The New Zealand strike indicator should work, just trim it down fairly small for stealth, plus a smaller indy will work fine for the smaller flies you should be fishing.

You may want to try a dry-dropper instead of an indy. Just tie on a fairly buoyant and visible dry fly, and tie a length of tippet to the bend of the dry and tie on a small sinking fly to ride below your dry. The dry fly will act as your indy and the fish may hit either fly. The second fly can be tie from 12"- 36" depending on the depth of the water.

You have a useful selection of flies listed:

Prince Nymphs: #12 / #14
Gold Bead Hares Ear Nymph: #12
Adams Dry Fly: #12 / #14
Quill Gordon Dry: #12
Wd-40: #20
Griffiths Gnat Dry Fly: #18
Elkwing Caddis Dry Fly: #16
Slow Water Caddis Dry: #16

For dries, the adams is a little big to imitate the blue winged olives but may be used for you dry dropper rig. The EW caddis may work on it's own or be a for a great dry dropper. The slow water caddis and griffiths gnat would also be a good flies to try on top.

The bigger nymphs can be fished with your indy while the WD40 would be great for the sinking fly on your dry/dropper rig. Give them all a try!

I saved the most important advice about fishing Valley for last. All the above is meaningless if you spook the fish before or during your cast.

Stay out of the water when you can. Wade carefully when you must wade. Stay low and spend more time casting from your knees than standing up when fishing Valley. Try not to cast your line over the fish.

Give it go! Have fun! Post a report. Good luck

Posted on: 4/19 7:38


Re: Valley Creek and Strike Indicators

Joined:
4/18 22:57
From Philadelphia
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What a remarkably fast, thoughtful, and comprehensive reply. Thanks so much. It seems obvious now that 15' of leader/tippet is far too much. Duh. And great tips otherwise. My Orvis "spring selection" includes a smaller blue winged olive or two, so I could try those directly in place of the Adams. But glad I seemed to have gotten a useful selection.

I will be very stealthy when fishing...Valley Creek just seemed to be the best combo of close and lovely for fishing spots. The Wissahickon in Philly is a more urban experience than I'm looking for, and likely very crowded so I wanted to go a little farther even if it'd be easier for me to fish.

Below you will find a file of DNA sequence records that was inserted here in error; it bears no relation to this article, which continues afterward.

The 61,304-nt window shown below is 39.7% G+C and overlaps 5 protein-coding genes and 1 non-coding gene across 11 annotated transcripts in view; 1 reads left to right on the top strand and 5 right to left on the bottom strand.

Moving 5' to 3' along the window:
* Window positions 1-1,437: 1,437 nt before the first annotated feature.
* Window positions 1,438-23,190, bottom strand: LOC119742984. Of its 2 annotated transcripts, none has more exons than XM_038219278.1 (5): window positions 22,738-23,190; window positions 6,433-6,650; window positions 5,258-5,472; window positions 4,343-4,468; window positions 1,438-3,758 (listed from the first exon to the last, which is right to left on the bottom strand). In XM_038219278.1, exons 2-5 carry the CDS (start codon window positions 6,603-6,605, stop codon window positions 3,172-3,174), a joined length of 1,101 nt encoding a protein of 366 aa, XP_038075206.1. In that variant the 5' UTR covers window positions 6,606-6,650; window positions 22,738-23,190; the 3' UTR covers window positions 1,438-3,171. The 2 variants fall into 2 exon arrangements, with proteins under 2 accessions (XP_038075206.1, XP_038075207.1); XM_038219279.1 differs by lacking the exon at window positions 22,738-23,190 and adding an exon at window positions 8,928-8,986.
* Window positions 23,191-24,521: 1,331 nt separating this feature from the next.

More general questions about stocking up on flies and organizing them. First, you can see the selection of flies I have. First, does it make sense to get each one in all of the sizes I can reasonably tie to my 4x, 5x, and 6x tippets (i.e., #10-#20 or #22, I think?), or is that silly? Just trying to understand what is "normal" when buying flies.

Second, it seems like it will take me a long, long time to memorize by sight what each of my flies is when they are in my fly box (I still have them in their labeled packaging). Am I wrong that I should organize them in my fly box by (1) keeping flies of the same kind together and (2) otherwise organizing them by size and shape? Not sure if there's a better organizing principle that I'm missing.

Thanks!

Posted on: 4/19 10:35


Re: Valley Creek and Strike Indicators
Moderator
Joined:
2006/9/11 8:26
From Chester County
Posts: 2838
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Quote:

bsullivan wrote:
What a remarkably fast, thoughtful, and comprehensive reply. Thanks so much. It seems obvious now that 15' of leader/tippet is far too much. Duh. And great tips otherwise. My Orvis "spring selection" includes a smaller blue winged olive or two, so I could try those directly in place of the Adams. But glad I seemed to have gotten a useful selection.